Opportunity abounds as the downturn persists

| Print |  Email
Articles - December 2010
Wednesday, November 17, 2010
Companies are looking for deals

1210_Deals02

It’s no surprise that after years of recession followed by sluggish recovery, companies are hesitant not only to hire but also to spend. That’s where the opportunity lies for vendors who can offer goods or services at a lower price or help businesses spend less by automating or outsourcing mundane tasks.

That’s why Test Systems Strategies Inc. (TSSI) is prospering in Beaverton. Every new computer chip that is designed must be tested, and TSSI has 30 years of experience testing chips using a standard methodology. Companies eager to get new products to market can save money by outsourcing that step in the process to TSSI.

“We save our customers money and help them get to market faster,” says CEO Hau Lam. He attributes his unusual success during the recession to hard work and innovation, saying that revenues grew by 20% in 2008 and 30% in 2009. TSSI also continued investing as the economy fell, buying a building on Millikan Way in 2007 and establishing headquarters there in 2008.

Lam is very tight-lipped about company specifics. TSSI went independent and private in 2005 after spinning off from publicly held Summit Design and does not share revenue figures or employee numbers. “We prefer to be a quiet success,” he says. “We are a small company with a huge reach. We don’t have our names on the product, but rest assured our fingerprints are on it.”

TSSI serves an extensive menu of global clients including Sony, Toshiba, Boeing, Toyota, IBM, Cisco and Siemens. That doesn’t include the steady supply of small startups inventing new technologies, as computer chips play ever-larger roles in the designs of cars, video games, smart phones, and practically everything else. “There will always be new companies building new technology with new chips for new uses,” Lam predicts. “Some will succeed and some will fail. But succeed or fail they will have to test.”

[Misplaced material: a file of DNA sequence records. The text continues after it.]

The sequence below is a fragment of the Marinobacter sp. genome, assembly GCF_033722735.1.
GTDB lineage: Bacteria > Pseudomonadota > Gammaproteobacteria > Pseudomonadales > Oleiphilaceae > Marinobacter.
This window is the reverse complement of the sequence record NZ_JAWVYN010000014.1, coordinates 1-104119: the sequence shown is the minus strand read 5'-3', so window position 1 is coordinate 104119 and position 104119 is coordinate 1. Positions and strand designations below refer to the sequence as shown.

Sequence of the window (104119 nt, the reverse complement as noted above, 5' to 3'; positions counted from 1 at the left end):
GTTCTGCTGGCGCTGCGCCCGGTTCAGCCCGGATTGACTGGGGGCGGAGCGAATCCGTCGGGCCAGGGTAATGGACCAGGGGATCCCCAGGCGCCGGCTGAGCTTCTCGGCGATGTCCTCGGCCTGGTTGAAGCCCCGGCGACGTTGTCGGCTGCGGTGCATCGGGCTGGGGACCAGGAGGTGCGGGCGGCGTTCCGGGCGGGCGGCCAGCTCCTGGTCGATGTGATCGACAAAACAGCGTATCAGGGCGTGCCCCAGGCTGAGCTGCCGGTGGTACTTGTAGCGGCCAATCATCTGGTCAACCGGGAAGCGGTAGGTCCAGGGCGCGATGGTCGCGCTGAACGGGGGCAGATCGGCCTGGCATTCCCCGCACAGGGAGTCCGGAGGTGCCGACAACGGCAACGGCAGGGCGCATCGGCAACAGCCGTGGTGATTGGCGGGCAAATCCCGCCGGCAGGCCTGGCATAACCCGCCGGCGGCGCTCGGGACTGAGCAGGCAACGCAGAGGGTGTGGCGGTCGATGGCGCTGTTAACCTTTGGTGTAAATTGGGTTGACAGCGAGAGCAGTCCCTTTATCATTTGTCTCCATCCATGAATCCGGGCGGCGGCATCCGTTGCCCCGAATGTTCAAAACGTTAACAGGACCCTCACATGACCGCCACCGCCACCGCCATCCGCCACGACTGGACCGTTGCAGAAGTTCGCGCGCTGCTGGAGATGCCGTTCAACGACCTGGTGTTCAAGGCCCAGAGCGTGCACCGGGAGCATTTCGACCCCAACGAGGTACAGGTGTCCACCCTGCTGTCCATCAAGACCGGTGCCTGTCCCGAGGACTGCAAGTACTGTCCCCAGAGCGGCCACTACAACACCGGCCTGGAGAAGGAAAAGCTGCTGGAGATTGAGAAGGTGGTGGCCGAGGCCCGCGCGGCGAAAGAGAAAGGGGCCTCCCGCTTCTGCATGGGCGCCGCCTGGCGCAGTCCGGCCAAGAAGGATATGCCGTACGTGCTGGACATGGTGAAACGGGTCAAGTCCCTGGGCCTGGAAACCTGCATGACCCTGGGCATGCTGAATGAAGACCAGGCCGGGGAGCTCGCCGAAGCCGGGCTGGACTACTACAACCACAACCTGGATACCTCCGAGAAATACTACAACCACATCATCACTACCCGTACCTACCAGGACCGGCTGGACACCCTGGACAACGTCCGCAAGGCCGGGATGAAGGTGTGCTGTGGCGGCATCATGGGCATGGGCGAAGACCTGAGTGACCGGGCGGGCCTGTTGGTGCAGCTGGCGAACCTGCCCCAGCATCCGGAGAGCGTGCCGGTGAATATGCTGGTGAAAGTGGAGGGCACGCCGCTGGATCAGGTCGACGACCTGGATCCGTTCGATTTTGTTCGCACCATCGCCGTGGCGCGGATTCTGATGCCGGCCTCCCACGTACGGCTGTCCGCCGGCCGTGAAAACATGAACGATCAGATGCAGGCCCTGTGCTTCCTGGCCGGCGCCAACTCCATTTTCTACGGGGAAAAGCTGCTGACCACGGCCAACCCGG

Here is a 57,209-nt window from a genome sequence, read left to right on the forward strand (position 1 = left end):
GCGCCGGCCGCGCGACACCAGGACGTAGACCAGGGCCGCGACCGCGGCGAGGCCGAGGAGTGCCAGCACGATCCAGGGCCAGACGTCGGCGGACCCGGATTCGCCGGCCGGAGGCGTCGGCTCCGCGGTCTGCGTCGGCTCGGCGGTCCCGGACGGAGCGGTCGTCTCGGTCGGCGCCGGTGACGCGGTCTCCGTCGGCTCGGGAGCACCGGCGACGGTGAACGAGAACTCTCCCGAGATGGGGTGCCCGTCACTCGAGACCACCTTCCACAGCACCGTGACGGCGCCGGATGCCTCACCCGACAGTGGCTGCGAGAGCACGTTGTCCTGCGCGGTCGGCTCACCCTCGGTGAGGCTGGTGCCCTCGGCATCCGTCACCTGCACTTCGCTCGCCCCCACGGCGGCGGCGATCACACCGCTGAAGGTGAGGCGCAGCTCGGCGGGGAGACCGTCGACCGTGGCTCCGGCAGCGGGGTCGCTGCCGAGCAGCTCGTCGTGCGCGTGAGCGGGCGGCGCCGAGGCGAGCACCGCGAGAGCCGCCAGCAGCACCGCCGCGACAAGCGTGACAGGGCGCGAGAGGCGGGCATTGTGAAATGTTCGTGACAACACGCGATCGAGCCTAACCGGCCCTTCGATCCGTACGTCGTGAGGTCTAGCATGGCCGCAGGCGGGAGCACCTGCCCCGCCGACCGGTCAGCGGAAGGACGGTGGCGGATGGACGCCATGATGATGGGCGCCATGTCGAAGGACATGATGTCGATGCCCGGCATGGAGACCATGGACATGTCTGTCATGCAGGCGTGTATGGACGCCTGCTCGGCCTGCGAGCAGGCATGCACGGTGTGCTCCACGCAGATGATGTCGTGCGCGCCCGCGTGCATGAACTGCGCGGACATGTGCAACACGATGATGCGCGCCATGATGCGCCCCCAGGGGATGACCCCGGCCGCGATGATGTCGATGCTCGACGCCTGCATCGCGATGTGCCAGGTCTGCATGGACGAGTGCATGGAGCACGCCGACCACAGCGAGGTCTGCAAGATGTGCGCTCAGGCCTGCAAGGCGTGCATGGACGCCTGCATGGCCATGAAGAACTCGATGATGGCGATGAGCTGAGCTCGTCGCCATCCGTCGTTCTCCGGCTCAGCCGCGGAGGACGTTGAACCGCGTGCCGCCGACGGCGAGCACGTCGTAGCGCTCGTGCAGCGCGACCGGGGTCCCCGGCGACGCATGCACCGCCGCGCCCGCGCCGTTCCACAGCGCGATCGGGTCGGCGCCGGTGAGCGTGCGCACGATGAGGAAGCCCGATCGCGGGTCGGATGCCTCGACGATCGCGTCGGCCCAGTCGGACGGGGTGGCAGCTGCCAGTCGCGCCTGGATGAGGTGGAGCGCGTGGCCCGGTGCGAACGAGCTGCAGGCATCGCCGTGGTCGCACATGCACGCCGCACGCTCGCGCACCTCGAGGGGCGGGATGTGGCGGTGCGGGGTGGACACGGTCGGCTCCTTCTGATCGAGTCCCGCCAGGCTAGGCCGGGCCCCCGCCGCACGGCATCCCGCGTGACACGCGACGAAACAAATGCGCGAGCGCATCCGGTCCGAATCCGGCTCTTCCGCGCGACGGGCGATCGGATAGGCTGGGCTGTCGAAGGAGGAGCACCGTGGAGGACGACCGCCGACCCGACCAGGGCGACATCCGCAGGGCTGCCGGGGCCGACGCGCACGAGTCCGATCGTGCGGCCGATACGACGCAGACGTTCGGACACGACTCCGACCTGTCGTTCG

It probably doesn’t hurt that one of TSSI’s biggest clients, Intel, has had a stellar year and recently announced plans to invest billions of dollars into new plants. Nor does it hurt that Hau Lam is fluent in Mandarin, with connections in Beijing and in fast-growing Vietnam, where he was born and raised. The shift of business power to Asia is another area of opportunity. “It doesn’t matter where the company is, we can serve it,” he says. “We just want to make sure all the profits go through Beaverton.”



 

More Articles

Reader Input: Energy Overload

June 2015
Wednesday, July 15, 2015

We asked readers to weigh in on the fossil fuel-green energy equation.


Read more...

5 stats about Oregon fireworks

The Latest
Thursday, June 18, 2015
fireworksthumb001BY JACOB PALMER | DIGITAL NEWS EDITOR

Fireworks are a booming industry, even if the pyrotechnics have turned July 4th into a day fire marshals, and many residents, love to hate.


Read more...

Reader Input: Fair Play

May 2015
Wednesday, July 15, 2015

Former Governor John Kitzhaber's resignation in February prompted some soul searching in this state about ethical behavior in industry and government.


Read more...

Apartment Mania

Guest Blog
Thursday, June 18, 2015
4805983977 11466ce1d6 zBY BRAD HOULE | CFA

While most categories of commercial real estate have performed well, one of the most robust has been apartment buildings.


Read more...

Best Foot Forward

July/August 2015
Monday, July 13, 2015
BY CHRIS NOBLE

Whether you're stepping out to work or onto the track, Pacific Northwest shoe companies have you covered.


Read more...

6 key things to know about summer baseball in Oregon

The Latest
Friday, June 05, 2015
basedthumbBY JACOB PALMER | DIGITAL NEWS EDITOR

As temperatures in Oregon creep into the 90s this weekend, Oregonians' thoughts are turning to — summer baseball.


Read more...

Marijuana law ushers in new business age

The Latest
Tuesday, June 23, 2015
062315panelthumbBY KIM MOORE | RESEARCH EDITOR

Oregon’s new marijuana law is expected to lead to a bevy of new business opportunities for the state. And not just for growers. Law firms, HR consultants, energy efficiency companies and many others are expected to benefit from the decriminalization of pot, according to panelists at an Oregon Business breakfast meeting on Tuesday.


Read more...
Oregon Business magazinetitle-sponsored-links-02
SPONSORED LINKS